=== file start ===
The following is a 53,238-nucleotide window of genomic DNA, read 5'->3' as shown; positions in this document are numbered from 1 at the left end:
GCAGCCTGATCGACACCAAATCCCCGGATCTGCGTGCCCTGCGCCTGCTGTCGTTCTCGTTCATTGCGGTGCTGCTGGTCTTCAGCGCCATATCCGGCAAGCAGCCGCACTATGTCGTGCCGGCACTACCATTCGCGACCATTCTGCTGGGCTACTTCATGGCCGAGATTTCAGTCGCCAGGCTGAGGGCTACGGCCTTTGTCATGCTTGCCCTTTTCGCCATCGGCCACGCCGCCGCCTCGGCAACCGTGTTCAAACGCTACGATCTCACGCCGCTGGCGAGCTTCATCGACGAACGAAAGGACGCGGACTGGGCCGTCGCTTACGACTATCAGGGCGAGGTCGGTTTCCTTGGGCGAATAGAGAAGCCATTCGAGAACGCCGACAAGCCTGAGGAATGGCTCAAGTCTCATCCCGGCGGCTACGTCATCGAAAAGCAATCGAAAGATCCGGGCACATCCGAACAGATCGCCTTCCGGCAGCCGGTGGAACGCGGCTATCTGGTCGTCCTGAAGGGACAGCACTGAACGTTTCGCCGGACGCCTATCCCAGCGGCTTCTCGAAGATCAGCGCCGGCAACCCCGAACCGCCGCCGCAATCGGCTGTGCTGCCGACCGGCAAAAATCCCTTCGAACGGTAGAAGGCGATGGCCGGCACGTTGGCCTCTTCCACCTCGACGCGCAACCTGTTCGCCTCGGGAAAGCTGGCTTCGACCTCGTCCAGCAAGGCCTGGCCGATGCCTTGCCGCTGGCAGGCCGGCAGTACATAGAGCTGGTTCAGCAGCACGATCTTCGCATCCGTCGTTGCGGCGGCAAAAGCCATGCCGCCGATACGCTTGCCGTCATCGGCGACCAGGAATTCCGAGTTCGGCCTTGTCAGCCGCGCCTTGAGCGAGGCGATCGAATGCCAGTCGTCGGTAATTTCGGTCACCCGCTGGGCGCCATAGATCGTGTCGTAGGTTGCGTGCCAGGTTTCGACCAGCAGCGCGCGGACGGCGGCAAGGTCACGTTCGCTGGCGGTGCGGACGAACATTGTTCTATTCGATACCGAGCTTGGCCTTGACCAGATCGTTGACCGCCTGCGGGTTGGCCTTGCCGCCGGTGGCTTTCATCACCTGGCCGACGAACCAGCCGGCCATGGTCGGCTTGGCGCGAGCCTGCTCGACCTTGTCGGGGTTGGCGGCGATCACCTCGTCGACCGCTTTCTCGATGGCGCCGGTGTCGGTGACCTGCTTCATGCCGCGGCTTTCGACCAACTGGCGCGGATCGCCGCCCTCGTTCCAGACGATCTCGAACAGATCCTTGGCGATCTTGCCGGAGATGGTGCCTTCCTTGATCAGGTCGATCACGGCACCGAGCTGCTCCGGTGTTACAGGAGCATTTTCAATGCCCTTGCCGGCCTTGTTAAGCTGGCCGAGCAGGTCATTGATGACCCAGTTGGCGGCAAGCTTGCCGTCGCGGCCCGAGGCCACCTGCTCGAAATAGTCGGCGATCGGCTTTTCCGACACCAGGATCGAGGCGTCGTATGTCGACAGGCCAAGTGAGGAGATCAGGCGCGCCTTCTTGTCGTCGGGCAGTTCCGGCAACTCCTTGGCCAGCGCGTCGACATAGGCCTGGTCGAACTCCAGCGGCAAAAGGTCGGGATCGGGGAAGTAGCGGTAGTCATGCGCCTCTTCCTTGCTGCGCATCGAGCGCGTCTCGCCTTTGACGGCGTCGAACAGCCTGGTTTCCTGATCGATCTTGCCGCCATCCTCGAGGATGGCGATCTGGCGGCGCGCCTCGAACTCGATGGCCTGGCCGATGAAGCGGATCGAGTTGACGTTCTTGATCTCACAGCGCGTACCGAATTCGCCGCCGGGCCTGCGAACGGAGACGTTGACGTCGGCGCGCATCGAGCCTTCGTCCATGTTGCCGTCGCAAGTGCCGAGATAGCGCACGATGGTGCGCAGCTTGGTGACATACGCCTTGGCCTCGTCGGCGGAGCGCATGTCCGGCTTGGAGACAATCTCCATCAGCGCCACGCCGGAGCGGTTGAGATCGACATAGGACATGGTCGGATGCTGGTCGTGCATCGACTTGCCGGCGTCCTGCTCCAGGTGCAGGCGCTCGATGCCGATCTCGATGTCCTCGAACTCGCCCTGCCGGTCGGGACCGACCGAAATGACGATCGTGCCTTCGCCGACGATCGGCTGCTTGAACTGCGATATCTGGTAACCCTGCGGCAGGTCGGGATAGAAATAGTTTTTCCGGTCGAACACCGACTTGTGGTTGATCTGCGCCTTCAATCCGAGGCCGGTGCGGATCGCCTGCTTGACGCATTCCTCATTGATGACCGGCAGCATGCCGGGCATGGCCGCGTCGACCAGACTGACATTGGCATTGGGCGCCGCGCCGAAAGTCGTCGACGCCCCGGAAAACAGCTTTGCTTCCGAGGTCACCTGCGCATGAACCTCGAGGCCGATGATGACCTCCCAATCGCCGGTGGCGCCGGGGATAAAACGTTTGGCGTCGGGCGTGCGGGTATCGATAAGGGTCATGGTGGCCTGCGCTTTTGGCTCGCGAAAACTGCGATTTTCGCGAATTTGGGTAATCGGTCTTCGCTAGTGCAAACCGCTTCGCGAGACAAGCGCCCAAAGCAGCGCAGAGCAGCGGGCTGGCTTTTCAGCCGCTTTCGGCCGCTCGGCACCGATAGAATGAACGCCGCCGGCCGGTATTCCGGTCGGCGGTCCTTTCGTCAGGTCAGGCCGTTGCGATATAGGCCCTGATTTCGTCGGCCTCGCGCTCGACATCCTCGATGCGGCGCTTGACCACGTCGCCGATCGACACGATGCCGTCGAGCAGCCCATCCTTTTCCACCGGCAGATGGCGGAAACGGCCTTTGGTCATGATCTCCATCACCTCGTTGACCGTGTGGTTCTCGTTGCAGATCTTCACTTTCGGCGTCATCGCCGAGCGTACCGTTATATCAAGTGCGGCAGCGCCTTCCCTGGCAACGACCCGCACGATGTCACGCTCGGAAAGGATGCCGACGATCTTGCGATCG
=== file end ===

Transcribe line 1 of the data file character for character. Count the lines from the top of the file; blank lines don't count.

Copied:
The following is a 53,238-nucleotide window of genomic DNA, read 5'->3' as shown; positions in this document are numbered from 1 at the left end: